During election season, Americans are reminded of their freedoms and rights that allow them to vote for their leaders. As countless political polls try to predict how voters are being swayed, those polled may not be allowed to vote at all. A University of Missouri professor of law says that the current economic crisis could cause disenfranchisement, depriving citizens the right to vote.
S. David Mitchell, a specialist on felon disenfranchisement and the collateral consequences of felony convictions, has studied the impact of these laws, not only on ex-offenders, but also on the families of ex-offenders. In addition, Mitchell has reviewed how disenfranchisement contributes to the undermining of citizenship as a legal status. Recently, Mitchell explored the concept of citizenship and the detrimental impact on individual and collective or community citizenship when individuals are disenfranchised.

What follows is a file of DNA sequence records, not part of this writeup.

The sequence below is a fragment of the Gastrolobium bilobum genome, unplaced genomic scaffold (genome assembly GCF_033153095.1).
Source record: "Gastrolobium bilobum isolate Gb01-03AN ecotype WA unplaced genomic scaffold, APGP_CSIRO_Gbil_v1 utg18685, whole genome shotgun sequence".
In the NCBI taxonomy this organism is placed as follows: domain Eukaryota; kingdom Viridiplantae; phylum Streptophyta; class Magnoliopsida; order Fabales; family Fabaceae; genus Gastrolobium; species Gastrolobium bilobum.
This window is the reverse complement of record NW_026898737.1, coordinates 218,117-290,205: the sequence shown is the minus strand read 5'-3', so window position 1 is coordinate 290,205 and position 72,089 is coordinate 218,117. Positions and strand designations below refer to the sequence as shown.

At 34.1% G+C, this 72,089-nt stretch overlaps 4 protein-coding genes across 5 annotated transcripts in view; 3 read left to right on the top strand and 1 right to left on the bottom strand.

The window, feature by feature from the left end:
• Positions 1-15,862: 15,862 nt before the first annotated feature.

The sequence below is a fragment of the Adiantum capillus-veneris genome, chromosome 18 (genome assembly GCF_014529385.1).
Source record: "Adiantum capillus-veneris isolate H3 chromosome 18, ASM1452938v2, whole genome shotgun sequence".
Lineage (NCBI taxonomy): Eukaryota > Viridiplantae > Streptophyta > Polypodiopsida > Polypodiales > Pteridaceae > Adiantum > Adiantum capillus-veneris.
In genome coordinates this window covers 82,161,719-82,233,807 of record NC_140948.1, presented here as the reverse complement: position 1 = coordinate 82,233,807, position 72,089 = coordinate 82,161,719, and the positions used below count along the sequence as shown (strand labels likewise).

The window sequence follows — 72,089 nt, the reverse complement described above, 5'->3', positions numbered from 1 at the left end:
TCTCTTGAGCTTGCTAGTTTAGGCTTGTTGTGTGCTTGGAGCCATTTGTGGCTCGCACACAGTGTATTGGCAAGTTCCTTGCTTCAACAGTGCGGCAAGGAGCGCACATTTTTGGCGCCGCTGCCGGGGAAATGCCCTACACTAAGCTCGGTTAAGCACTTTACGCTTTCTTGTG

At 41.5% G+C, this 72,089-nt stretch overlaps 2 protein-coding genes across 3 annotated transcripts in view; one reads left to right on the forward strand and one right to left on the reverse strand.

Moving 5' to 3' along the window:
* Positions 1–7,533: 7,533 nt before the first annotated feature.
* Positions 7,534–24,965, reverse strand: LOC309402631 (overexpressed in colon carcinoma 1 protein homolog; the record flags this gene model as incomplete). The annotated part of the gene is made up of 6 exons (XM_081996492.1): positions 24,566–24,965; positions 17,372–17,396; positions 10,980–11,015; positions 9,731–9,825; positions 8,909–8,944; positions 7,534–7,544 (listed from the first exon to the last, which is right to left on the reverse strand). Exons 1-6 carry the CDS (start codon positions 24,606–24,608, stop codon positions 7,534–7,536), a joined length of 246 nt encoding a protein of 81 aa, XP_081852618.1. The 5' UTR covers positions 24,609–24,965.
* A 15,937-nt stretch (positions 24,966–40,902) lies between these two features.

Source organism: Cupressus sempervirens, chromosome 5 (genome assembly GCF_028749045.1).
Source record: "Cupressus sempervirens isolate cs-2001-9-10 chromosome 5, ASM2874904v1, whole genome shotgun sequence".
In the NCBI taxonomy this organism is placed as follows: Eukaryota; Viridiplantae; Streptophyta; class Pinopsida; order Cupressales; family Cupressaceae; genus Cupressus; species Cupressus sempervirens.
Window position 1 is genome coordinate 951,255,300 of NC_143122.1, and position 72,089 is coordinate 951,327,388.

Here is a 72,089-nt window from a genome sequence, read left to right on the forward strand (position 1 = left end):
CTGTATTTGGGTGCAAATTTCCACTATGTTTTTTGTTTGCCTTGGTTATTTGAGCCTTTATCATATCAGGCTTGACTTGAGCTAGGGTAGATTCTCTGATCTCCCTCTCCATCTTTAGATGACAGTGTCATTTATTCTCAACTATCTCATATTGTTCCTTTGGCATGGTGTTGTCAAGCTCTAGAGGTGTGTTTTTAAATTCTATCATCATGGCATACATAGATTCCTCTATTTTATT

With the economic crisis, the ranks of the disenfranchised are growing and citizens who never had a brush with the law may soon find themselves without a voice. One criterion for voter eligibility is a permanent address. With the spate of foreclosures, citizens are finding themselves ineligible and stricken from the voter rolls. However, there are simple steps to ameliorate the situation. Yet, in much the same way that ex-offenders lack knowledge about their rights, many citizens previously registered to vote might find themselves at a loss.
His research revealed:
-- Disenfranchisement has a disproportionate impact on marginalized communities.
-- Disenfranchisement undermines citizenship and relegates individuals to second-class status.
Source: University of Missouri-Columbia
Explore further: What I learned from debating science with trolls